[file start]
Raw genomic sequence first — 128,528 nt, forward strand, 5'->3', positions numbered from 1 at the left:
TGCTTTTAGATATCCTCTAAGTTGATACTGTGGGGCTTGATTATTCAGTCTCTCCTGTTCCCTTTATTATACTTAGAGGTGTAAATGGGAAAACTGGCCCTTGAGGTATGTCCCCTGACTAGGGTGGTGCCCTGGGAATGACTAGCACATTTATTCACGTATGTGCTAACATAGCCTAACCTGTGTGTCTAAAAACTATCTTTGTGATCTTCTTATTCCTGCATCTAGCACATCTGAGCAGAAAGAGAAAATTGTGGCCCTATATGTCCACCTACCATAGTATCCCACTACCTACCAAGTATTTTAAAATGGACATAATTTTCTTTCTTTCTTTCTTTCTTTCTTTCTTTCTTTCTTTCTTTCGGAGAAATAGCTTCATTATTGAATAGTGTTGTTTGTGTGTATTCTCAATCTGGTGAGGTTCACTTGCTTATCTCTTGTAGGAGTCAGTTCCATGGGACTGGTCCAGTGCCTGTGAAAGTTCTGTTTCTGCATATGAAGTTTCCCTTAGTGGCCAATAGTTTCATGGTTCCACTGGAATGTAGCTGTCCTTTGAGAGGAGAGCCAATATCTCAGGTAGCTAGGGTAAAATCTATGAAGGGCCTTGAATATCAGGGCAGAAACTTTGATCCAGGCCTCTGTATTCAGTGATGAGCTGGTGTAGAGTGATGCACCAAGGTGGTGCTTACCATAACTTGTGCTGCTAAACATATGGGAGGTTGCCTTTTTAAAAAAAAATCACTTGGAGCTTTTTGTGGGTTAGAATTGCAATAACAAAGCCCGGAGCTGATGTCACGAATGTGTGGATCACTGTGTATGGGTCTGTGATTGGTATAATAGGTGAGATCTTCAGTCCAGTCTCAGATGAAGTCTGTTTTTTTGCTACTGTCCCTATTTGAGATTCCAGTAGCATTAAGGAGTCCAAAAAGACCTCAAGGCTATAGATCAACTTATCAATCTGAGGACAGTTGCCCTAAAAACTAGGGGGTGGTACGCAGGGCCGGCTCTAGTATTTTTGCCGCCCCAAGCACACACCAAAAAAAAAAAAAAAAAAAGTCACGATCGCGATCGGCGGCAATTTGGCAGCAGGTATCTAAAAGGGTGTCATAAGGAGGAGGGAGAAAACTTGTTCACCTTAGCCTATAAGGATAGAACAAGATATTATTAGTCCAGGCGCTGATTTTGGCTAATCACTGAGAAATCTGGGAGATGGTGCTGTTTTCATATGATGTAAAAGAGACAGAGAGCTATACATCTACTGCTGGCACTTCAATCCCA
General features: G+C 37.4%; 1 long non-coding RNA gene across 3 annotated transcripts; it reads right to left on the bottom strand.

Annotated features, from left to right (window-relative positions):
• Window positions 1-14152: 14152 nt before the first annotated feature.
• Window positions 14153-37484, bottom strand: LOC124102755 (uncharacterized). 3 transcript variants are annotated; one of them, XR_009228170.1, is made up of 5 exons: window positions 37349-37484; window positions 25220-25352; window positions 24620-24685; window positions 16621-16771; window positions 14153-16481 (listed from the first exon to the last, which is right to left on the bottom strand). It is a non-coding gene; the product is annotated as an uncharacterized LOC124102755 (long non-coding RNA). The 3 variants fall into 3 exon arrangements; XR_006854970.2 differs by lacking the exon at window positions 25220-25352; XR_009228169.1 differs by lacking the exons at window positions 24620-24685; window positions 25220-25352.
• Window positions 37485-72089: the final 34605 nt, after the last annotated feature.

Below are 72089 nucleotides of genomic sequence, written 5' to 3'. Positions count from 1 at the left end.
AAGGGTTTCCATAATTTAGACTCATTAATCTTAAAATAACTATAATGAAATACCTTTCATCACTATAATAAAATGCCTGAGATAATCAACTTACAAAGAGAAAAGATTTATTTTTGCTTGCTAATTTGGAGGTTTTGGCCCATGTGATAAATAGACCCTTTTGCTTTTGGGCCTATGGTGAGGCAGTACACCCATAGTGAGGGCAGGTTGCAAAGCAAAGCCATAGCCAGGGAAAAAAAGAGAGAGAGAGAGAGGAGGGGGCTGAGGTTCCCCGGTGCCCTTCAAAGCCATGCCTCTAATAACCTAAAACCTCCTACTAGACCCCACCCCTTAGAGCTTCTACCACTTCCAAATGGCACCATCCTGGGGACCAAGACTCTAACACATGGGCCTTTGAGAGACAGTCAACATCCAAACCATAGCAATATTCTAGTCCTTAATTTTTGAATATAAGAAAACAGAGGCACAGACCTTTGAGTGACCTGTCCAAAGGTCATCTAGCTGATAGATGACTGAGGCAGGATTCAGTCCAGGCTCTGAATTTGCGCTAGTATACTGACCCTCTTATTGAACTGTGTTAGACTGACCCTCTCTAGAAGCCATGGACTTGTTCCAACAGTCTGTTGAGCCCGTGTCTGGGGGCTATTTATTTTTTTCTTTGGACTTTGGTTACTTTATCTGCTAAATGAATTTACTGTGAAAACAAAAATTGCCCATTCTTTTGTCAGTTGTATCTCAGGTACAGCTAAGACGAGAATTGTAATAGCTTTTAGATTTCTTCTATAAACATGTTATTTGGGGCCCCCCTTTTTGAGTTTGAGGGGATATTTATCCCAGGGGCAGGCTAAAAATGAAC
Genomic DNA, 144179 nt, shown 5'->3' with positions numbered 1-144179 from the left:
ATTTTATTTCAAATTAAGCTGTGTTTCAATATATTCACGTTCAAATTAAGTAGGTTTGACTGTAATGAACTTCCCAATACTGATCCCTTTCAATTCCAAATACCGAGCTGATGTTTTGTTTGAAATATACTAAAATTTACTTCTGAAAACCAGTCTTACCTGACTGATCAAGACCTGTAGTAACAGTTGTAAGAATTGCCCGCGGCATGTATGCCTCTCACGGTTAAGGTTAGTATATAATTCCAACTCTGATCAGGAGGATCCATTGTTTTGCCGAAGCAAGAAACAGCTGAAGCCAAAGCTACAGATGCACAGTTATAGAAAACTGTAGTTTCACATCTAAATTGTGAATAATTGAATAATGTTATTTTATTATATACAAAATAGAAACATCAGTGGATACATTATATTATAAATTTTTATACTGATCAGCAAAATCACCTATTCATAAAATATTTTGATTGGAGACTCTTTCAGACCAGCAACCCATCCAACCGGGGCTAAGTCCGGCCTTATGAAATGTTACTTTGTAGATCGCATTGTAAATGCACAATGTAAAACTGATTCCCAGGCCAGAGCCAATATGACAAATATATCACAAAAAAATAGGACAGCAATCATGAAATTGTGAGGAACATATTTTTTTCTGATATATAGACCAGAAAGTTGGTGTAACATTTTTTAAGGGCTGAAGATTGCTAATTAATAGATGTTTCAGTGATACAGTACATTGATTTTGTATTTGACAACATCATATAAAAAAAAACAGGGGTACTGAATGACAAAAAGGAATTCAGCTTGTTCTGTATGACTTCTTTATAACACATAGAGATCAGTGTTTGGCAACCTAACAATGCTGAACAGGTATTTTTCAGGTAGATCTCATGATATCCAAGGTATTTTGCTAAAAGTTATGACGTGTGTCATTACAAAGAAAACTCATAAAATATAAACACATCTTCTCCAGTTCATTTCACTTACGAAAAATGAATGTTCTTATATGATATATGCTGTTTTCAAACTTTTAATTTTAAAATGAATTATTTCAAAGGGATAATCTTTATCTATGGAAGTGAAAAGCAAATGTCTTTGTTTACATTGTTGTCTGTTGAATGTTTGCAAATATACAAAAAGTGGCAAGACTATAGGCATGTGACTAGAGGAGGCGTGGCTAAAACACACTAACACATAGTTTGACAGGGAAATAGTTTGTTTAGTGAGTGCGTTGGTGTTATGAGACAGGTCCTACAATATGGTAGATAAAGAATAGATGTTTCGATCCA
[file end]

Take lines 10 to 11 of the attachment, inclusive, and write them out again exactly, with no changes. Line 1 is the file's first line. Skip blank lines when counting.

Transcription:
Genomic DNA, 144179 nt, shown 5'->3' with positions numbered 1-144179 from the left:
ATTTTATTTCAAATTAAGCTGTGTTTCAATATATTCACGTTCAAATTAAGTAGGTTTGACTGTAATGAACTTCCCAATACTGATCCCTTTCAATTCCAAATACCGAGCTGATGTTTTGTTTGAAATATACTAAAATTTACTTCTGAAAACCAGTCTTACCTGACTGATCAAGACCTGTAGTAACAGTTGTAAGAATTGCCCGCGGCATGTATGCCTCTCACGGTTAAGGTTAGTATATAATTCCAACTCTGATCAGGAGGATCCATTGTTTTGCCGAAGCAAGAAACAGCTGAAGCCAAAGCTACAGATGCACAGTTATAGAAAACTGTAGTTTCACATCTAAATTGTGAATAATTGAATAATGTTATTTTATTATATACAAAATAGAAACATCAGTGGATACATTATATTATAAATTTTTATACTGATCAGCAAAATCACCTATTCATAAAATATTTTGATTGGAGACTCTTTCAGACCAGCAACCCATCCAACCGGGGCTAAGTCCGGCCTTATGAAATGTTACTTTGTAGATCGCATTGTAAATGCACAATGTAAAACTGATTCCCAGGCCAGAGCCAATATGACAAATATATCACAAAAAAATAGGACAGCAATCATGAAATTGTGAGGAACATATTTTTTTCTGATATATAGACCAGAAAGTTGGTGTAACATTTTTTAAGGGCTGAAGATTGCTAATTAATAGATGTTTCAGTGATACAGTACATTGATTTTGTATTTGACAACATCATATAAAAAAAAACAGGGGTACTGAATGACAAAAAGGAATTCAGCTTGTTCTGTATGACTTCTTTATAACACATAGAGATCAGTGTTTGGCAACCTAACAATGCTGAACAGGTATTTTTCAGGTAGATCTCATGATATCCAAGGTATTTTGCTAAAAGTTATGACGTGTGTCATTACAAAGAAAACTCATAAAATATAAACACATCTTCTCCAGTTCATTTCACTTACGAAAAATGAATGTTCTTATATGATATATGCTGTTTTCAAACTTTTAATTTTAAAATGAATTATTTCAAAGGGATAATCTTTATCTATGGAAGTGAAAAGCAAATGTCTTTGTTTACATTGTTGTCTGTTGAATGTTTGCAAATATACAAAAAGTGGCAAGACTATAGGCATGTGACTAGAGGAGGCGTGGCTAAAACACACTAACACATAGTTTGACAGGGAAATAGTTTGTTTAGTGAGTGCGTTGGTGTTATGAGACAGGTCCTACAATATGGTAGATAAAGAATAGATGTTTCGATCCA